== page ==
Cablegate: U/S Tauscher's Meetings with French Officials

DE RUEHFR #0193/01 0501301
P 191301Z FEB 10 ZDK

S E C R E T SECTION 01 OF 03 PARIS 000193


E.O. 12958: DECL: 02/19/2020

Classified By: DCM Mark Pekala, Reasons 1.4 (b), (d).

1. (C/NF) SUMMARY: Under Secretary of State for Arms Control
and International Security Ellen Tauscher's February 2
meetings with French counterparts from the Elysee
(presidency) and MFA included discussions of U.S. disarmament
priorities, the NPT Review Conference (NPT RevCon), the
Nuclear Security Summit, and missile defense. Meeting
separately with NSA-equivalent Jean-David Levitte, Presidency
Strategic Affairs Advisor Francois Richier, and MFA Strategic
Affairs Director Patrick Maisonnave, U/S Tauscher reassured
the French that while "a world without nuclear weapons" is a
sincere USG ambition, the United States will not move
precipitously and will take allies' interests into account.
U/S Tauscher discussed next steps on NPT RevCon preparations,
including thinking creatively about outcomes and minimizing
the threat of disruptive Egyptian behavior. U/S Tauscher
also clarified USG missile defense priorities, especially
political support for territorial defense at the 2010 Lisbon


2. (C) U/S Tauscher stressed to Levitte, Richier, and
Maisonnave that the U.S. position on disarmament is not far
from that of France. President Obama's ambition for a world
without nuclear weapons is sincere, but grounded in reality,
and the United States will not act precipitously or
jeopardize core French interests or our relationship. U/S
Tauscher added that disarmament language in coming
international forums, such as the April Nuclear Security
Summit and the May Review Conference for the Nuclear
Non-Proliferation Treaty (NPT RevCon), is important to the
United States. However, the United States also wants a
strong focus on non-proliferation. Tauscher stressed that
the USG wanted to work with France to strike the right
balance between disarmament and nonproliferation. The United
States remains committed to an effective deterrent, and the
President's recent budget proposal includes a significant
increase for the maintaining of U.S. nuclear forces.
Additionally, the forthcoming Nuclear Posture Review (NPR)
will strengthen extended deterrence, focusing on the quality
of the deterrent force rather than quantity.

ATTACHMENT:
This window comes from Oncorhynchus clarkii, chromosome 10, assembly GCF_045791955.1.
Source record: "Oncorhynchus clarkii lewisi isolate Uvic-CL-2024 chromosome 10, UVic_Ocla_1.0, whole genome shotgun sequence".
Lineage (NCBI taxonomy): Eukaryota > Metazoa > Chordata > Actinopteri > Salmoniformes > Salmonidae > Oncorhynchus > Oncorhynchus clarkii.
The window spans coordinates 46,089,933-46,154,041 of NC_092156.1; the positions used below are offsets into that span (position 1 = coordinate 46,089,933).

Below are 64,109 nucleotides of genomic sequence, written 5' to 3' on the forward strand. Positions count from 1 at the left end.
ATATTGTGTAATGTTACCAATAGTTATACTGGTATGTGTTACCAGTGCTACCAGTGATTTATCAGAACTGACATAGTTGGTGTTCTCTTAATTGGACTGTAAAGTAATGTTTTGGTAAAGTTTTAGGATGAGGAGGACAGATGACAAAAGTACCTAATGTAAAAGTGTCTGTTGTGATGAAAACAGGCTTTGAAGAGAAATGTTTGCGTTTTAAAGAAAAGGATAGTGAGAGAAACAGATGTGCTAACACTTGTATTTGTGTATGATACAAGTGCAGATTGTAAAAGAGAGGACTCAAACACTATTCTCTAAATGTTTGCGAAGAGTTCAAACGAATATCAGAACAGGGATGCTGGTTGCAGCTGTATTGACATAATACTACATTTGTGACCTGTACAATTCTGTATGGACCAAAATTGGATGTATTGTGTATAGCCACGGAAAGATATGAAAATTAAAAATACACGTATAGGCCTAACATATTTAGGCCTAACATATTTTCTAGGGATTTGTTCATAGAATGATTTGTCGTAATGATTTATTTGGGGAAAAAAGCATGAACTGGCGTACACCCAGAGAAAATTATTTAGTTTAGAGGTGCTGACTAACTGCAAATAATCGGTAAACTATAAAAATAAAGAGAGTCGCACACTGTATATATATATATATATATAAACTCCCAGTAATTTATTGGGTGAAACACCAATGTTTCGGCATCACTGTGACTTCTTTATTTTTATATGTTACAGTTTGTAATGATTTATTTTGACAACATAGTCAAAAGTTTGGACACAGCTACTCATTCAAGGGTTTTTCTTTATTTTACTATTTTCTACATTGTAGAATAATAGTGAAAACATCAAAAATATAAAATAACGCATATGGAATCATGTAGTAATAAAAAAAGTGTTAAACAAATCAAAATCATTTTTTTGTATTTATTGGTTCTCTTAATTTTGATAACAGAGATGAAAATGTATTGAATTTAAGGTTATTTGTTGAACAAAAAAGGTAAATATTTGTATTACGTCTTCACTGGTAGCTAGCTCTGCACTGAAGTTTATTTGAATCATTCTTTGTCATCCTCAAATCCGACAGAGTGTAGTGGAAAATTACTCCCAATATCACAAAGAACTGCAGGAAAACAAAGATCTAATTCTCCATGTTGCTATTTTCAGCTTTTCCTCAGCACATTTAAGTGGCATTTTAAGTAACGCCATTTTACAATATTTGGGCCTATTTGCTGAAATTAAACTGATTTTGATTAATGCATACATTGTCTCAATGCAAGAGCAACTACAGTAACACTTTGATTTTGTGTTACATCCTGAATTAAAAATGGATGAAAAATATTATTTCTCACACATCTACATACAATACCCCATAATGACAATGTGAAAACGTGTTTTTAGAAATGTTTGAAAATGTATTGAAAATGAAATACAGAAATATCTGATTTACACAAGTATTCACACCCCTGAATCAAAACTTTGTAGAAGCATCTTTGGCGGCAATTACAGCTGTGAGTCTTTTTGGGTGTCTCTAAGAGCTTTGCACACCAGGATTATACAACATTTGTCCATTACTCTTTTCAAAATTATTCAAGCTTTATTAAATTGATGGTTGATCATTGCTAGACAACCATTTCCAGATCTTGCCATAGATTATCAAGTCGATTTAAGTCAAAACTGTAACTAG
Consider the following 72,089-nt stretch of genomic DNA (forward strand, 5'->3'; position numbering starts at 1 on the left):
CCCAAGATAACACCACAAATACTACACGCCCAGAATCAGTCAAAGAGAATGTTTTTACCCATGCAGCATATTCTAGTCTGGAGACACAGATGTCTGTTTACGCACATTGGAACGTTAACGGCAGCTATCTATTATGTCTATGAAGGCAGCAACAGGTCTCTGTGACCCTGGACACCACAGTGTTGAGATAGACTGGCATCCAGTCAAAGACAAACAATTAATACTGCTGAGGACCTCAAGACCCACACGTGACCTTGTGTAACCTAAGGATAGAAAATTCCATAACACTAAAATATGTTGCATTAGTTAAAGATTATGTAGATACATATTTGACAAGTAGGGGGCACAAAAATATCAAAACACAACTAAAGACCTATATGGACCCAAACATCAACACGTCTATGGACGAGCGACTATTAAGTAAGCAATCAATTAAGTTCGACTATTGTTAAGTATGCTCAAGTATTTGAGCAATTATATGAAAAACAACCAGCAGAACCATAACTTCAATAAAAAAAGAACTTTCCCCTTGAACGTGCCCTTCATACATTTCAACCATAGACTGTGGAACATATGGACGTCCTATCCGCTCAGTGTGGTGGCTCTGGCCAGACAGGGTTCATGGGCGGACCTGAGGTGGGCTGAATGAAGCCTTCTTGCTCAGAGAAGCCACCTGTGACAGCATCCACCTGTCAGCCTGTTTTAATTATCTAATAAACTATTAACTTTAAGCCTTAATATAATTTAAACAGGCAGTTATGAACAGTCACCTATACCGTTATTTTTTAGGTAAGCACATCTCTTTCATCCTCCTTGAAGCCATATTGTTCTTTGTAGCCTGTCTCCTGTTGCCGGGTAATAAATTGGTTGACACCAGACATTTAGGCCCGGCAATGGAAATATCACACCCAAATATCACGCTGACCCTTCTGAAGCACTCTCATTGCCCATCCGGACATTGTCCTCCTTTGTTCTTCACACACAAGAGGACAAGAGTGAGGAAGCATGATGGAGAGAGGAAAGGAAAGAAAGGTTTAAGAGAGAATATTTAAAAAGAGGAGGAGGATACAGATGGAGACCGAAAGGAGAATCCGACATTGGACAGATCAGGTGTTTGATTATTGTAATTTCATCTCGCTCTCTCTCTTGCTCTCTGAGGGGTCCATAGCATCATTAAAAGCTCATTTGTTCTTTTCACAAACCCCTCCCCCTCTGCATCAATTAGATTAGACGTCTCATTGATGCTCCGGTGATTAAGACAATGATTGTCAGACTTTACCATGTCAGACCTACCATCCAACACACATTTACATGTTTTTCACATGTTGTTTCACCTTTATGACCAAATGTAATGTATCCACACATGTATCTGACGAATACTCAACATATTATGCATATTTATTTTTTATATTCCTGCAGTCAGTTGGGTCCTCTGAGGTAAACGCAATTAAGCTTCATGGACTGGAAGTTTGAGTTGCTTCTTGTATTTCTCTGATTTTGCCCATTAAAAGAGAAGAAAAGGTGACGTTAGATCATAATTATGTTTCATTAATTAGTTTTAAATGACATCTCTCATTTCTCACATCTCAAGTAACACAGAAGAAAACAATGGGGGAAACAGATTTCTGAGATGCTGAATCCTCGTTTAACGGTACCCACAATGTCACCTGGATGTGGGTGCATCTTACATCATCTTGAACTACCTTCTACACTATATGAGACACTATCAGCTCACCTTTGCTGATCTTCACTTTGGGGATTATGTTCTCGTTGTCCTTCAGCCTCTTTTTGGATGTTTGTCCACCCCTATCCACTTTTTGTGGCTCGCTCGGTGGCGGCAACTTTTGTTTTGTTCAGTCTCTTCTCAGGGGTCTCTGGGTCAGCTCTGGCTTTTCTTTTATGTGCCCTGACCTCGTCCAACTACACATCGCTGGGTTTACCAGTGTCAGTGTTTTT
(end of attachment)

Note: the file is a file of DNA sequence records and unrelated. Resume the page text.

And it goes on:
3. (S/NF) Expressing relief at the USG commitment to
coordination with France, Richier and Maisonnave nevertheless
both stressed the French commitment to its nuclear deterrent,
and Richier said the French worry that any unwelcome changes
to U.S. declaratory policy in the NPR could signal a U.S.
intention to insert the same policies into the NATO Strategic
Concept. Richier noted that any such attempt could impact
France's ability to integrate its nuclear forces into NATO.
In such a situation they would have to declare their
strategic forces totally independent. U/S Tauscher responded
that the French would not be surprised by the NPR because
consultation would be ongoing, adding that the United States
has no intention of acting unilaterally on nuclear issues in
the NATO context. Richier noted that France was working on a
paper that looks at its nuclear policy. As a result of their
review, the GOF has concluded that their criteria for use are
very limited.

4. (S/NF) Levitte asked when the administration was planning
on pushing for ratification of the Comprehensive Test Ban
Treaty (CTBT), as U.S. ratification would be key to Chinese
ratification, the true French goal. U/S Tauscher said that
getting the post-START treaty ratified would be a first
priority, but that discussions of CTBT would start soon,
including an upcoming report by the National Academy of
Sciences. Levitte stated that only when the U.S. ratifies
the CTBT will it be possible to put real pressure on the
Chinese. On a fissile material cutoff treaty (FMCT), Richier
said the French have "reason to believe" that China has been
pushing Pakistan to keep up its opposition to starting
negotiations at the Conference on Disarmament, adding that
Pakistan does not seem to care that it is isolated.


5. (SBU) Richier and Maisonnave both reiterated France's
position that the April Nuclear Security Summit in Washington
should address radiological threats in addition to nuclear
material. They also expressed GOF opposition to language in
the draft communique calling for a "world without nuclear

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weapons." U/S Tauscher suggested that while the United
States would insist on having disarmament language in the
communique, the formulation agreed to in the G8 statement
from the July 2009 L'Aquila summit may allow consensus.
(NOTE: "We are...committed to...creating the conditions for a
world without nuclear weapons, in accordance with the goals
of the NPT". END NOTE.) Richier and Maisonnave agreed that
France could accept this language. They did note their
concern that it may be difficult for all 44 countries invited
to the Nuclear Security Summit to agree to this language,
since some are not NPT members.


6. (S/NF) Richier and Maisonnave agreed with U/S Tauscher's
analysis that Egyptian FM Aboul-Gheit will, if unchecked,